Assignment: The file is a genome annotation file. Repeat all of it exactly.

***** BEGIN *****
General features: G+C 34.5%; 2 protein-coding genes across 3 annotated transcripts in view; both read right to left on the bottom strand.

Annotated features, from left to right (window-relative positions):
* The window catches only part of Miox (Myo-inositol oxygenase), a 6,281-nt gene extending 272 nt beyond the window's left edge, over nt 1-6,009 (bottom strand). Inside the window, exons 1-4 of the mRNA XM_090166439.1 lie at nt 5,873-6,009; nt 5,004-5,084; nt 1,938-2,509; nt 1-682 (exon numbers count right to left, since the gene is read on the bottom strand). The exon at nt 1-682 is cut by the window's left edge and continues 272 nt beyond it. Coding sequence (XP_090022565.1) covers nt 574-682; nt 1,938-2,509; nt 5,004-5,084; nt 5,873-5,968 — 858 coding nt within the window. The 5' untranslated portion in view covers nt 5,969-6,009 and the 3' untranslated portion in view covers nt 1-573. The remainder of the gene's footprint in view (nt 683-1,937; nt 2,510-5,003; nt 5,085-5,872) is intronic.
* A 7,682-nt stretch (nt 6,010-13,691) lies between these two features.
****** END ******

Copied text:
General features: G+C 34.5%; 2 protein-coding genes across 3 annotated transcripts in view; both read right to left on the bottom strand.

Annotated features, from left to right (window-relative positions):
* The window catches only part of Miox (Myo-inositol oxygenase), a 6,281-nt gene extending 272 nt beyond the window's left edge, over nt 1-6,009 (bottom strand). Inside the window, exons 1-4 of the mRNA XM_090166439.1 lie at nt 5,873-6,009; nt 5,004-5,084; nt 1,938-2,509; nt 1-682 (exon numbers count right to left, since the gene is read on the bottom strand). The exon at nt 1-682 is cut by the window's left edge and continues 272 nt beyond it. Coding sequence (XP_090022565.1) covers nt 574-682; nt 1,938-2,509; nt 5,004-5,084; nt 5,873-5,968 — 858 coding nt within the window. The 5' untranslated portion in view covers nt 5,969-6,009 and the 3' untranslated portion in view covers nt 1-573. The remainder of the gene's footprint in view (nt 683-1,937; nt 2,510-5,003; nt 5,085-5,872) is intronic.
* A 7,682-nt stretch (nt 6,010-13,691) lies between these two features.